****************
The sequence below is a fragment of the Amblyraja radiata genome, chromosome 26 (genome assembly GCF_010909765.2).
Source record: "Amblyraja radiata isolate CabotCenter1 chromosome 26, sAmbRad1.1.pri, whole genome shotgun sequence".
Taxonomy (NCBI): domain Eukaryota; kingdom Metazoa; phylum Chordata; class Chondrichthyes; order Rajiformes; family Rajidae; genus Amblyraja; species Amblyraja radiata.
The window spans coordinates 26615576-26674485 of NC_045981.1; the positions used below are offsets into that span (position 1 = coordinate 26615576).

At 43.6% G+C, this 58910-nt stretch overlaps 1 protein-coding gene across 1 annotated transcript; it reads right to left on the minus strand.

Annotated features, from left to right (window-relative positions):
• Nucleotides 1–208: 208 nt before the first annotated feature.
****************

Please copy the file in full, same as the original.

The sequence below is a fragment of the Amblyraja radiata genome, chromosome 26 (genome assembly GCF_010909765.2).
Source record: "Amblyraja radiata isolate CabotCenter1 chromosome 26, sAmbRad1.1.pri, whole genome shotgun sequence".
Taxonomy (NCBI): domain Eukaryota; kingdom Metazoa; phylum Chordata; class Chondrichthyes; order Rajiformes; family Rajidae; genus Amblyraja; species Amblyraja radiata.
The window spans coordinates 26615576-26674485 of NC_045981.1; the positions used below are offsets into that span (position 1 = coordinate 26615576).

At 43.6% G+C, this 58910-nt stretch overlaps 1 protein-coding gene across 1 annotated transcript; it reads right to left on the minus strand.

Annotated features, from left to right (window-relative positions):
• Nucleotides 1–208: 208 nt before the first annotated feature.